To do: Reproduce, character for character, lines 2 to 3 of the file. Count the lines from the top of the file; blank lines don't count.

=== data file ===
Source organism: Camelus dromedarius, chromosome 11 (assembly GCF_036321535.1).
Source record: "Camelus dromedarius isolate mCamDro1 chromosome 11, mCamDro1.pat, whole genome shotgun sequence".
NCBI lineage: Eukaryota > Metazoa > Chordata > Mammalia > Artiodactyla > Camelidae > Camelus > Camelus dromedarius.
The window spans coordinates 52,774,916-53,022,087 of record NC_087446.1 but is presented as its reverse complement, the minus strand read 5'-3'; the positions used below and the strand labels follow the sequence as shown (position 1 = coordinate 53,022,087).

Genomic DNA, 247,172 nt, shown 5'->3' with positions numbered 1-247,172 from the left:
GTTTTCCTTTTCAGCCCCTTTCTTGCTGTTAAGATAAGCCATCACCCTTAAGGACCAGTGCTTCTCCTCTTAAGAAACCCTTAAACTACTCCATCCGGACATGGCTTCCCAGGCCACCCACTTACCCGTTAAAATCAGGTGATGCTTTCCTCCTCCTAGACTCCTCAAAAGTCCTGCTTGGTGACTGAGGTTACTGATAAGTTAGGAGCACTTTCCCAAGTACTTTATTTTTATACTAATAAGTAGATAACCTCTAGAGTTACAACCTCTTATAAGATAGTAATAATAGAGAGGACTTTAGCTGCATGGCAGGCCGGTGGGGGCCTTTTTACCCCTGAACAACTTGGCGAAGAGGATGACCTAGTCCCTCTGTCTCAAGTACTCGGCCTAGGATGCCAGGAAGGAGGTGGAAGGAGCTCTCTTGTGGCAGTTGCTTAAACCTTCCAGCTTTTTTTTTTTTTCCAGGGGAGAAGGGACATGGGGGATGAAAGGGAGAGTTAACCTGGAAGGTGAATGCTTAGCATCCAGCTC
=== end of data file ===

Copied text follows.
Source record: "Camelus dromedarius isolate mCamDro1 chromosome 11, mCamDro1.pat, whole genome shotgun sequence".
NCBI lineage: Eukaryota > Metazoa > Chordata > Mammalia > Artiodactyla > Camelidae > Camelus > Camelus dromedarius.